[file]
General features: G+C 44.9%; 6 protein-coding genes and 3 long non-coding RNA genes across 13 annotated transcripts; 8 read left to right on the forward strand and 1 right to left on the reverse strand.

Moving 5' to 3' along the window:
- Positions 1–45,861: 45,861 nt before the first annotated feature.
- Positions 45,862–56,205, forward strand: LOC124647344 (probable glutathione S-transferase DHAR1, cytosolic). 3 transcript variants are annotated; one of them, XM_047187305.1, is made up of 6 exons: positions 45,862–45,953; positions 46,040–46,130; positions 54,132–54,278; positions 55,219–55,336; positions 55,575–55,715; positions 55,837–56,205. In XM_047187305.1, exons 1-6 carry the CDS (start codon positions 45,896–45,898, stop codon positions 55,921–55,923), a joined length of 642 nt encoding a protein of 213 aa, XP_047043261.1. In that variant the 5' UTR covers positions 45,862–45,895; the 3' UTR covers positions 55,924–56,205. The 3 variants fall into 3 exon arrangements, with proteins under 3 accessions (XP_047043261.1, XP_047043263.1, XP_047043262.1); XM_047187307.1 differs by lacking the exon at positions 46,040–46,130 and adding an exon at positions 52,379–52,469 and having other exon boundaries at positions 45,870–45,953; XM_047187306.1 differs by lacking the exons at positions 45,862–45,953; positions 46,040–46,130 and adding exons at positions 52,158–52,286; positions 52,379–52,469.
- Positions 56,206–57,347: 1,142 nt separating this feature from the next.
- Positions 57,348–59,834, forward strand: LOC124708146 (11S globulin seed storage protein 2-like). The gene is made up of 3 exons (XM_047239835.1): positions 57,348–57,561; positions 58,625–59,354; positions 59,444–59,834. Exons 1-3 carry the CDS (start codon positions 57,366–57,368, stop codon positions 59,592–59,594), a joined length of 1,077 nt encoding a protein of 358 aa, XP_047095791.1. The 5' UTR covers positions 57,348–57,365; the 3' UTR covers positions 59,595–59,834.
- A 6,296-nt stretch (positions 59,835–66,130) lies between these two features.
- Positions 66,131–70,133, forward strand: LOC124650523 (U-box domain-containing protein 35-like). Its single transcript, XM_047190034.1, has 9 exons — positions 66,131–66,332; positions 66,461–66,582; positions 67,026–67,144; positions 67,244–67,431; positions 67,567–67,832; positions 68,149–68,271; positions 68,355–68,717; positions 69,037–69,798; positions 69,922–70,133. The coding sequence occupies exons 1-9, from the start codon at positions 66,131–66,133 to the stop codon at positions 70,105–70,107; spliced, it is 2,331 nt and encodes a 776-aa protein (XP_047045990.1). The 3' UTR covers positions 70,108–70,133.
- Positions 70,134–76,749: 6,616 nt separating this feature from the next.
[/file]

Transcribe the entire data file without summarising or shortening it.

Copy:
General features: G+C 44.9%; 6 protein-coding genes and 3 long non-coding RNA genes across 13 annotated transcripts; 8 read left to right on the forward strand and 1 right to left on the reverse strand.

Moving 5' to 3' along the window:
- Positions 1–45,861: 45,861 nt before the first annotated feature.
- Positions 45,862–56,205, forward strand: LOC124647344 (probable glutathione S-transferase DHAR1, cytosolic). 3 transcript variants are annotated; one of them, XM_047187305.1, is made up of 6 exons: positions 45,862–45,953; positions 46,040–46,130; positions 54,132–54,278; positions 55,219–55,336; positions 55,575–55,715; positions 55,837–56,205. In XM_047187305.1, exons 1-6 carry the CDS (start codon positions 45,896–45,898, stop codon positions 55,921–55,923), a joined length of 642 nt encoding a protein of 213 aa, XP_047043261.1. In that variant the 5' UTR covers positions 45,862–45,895; the 3' UTR covers positions 55,924–56,205. The 3 variants fall into 3 exon arrangements, with proteins under 3 accessions (XP_047043261.1, XP_047043263.1, XP_047043262.1); XM_047187307.1 differs by lacking the exon at positions 46,040–46,130 and adding an exon at positions 52,379–52,469 and having other exon boundaries at positions 45,870–45,953; XM_047187306.1 differs by lacking the exons at positions 45,862–45,953; positions 46,040–46,130 and adding exons at positions 52,158–52,286; positions 52,379–52,469.
- Positions 56,206–57,347: 1,142 nt separating this feature from the next.
- Positions 57,348–59,834, forward strand: LOC124708146 (11S globulin seed storage protein 2-like). The gene is made up of 3 exons (XM_047239835.1): positions 57,348–57,561; positions 58,625–59,354; positions 59,444–59,834. Exons 1-3 carry the CDS (start codon positions 57,366–57,368, stop codon positions 59,592–59,594), a joined length of 1,077 nt encoding a protein of 358 aa, XP_047095791.1. The 5' UTR covers positions 57,348–57,365; the 3' UTR covers positions 59,595–59,834.
- A 6,296-nt stretch (positions 59,835–66,130) lies between these two features.
- Positions 66,131–70,133, forward strand: LOC124650523 (U-box domain-containing protein 35-like). Its single transcript, XM_047190034.1, has 9 exons — positions 66,131–66,332; positions 66,461–66,582; positions 67,026–67,144; positions 67,244–67,431; positions 67,567–67,832; positions 68,149–68,271; positions 68,355–68,717; positions 69,037–69,798; positions 69,922–70,133. The coding sequence occupies exons 1-9, from the start codon at positions 66,131–66,133 to the stop codon at positions 70,105–70,107; spliced, it is 2,331 nt and encodes a 776-aa protein (XP_047045990.1). The 3' UTR covers positions 70,108–70,133.
- Positions 70,134–76,749: 6,616 nt separating this feature from the next.